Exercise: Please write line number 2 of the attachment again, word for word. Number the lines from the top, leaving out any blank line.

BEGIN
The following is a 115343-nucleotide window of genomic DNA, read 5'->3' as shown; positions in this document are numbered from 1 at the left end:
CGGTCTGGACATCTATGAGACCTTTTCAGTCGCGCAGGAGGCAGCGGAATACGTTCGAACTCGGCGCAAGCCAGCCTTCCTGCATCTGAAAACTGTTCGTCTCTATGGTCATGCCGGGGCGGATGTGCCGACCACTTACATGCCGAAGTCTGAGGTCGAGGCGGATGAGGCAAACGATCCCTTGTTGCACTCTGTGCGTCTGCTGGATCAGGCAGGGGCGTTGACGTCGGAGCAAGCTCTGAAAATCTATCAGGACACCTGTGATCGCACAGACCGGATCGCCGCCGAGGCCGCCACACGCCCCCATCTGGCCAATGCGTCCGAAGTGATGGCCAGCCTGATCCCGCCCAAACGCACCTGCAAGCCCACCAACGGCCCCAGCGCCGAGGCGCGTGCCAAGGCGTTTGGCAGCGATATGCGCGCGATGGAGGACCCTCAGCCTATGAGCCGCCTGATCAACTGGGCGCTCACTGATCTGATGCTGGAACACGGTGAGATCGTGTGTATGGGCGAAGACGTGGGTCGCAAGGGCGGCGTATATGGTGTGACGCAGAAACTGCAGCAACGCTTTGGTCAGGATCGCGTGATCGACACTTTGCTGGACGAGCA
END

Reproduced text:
CGGTCTGGACATCTATGAGACCTTTTCAGTCGCGCAGGAGGCAGCGGAATACGTTCGAACTCGGCGCAAGCCAGCCTTCCTGCATCTGAAAACTGTTCGTCTCTATGGTCATGCCGGGGCGGATGTGCCGACCACTTACATGCCGAAGTCTGAGGTCGAGGCGGATGAGGCAAACGATCCCTTGTTGCACTCTGTGCGTCTGCTGGATCAGGCAGGGGCGTTGACGTCGGAGCAAGCTCTGAAAATCTATCAGGACACCTGTGATCGCACAGACCGGATCGCCGCCGAGGCCGCCACACGCCCCCATCTGGCCAATGCGTCCGAAGTGATGGCCAGCCTGATCCCGCCCAAACGCACCTGCAAGCCCACCAACGGCCCCAGCGCCGAGGCGCGTGCCAAGGCGTTTGGCAGCGATATGCGCGCGATGGAGGACCCTCAGCCTATGAGCCGCCTGATCAACTGGGCGCTCACTGATCTGATGCTGGAACACGGTGAGATCGTGTGTATGGGCGAAGACGTGGGTCGCAAGGGCGGCGTATATGGTGTGACGCAGAAACTGCAGCAACGCTTTGGTCAGGATCGCGTGATCGACACTTTGCTGGACGAGCA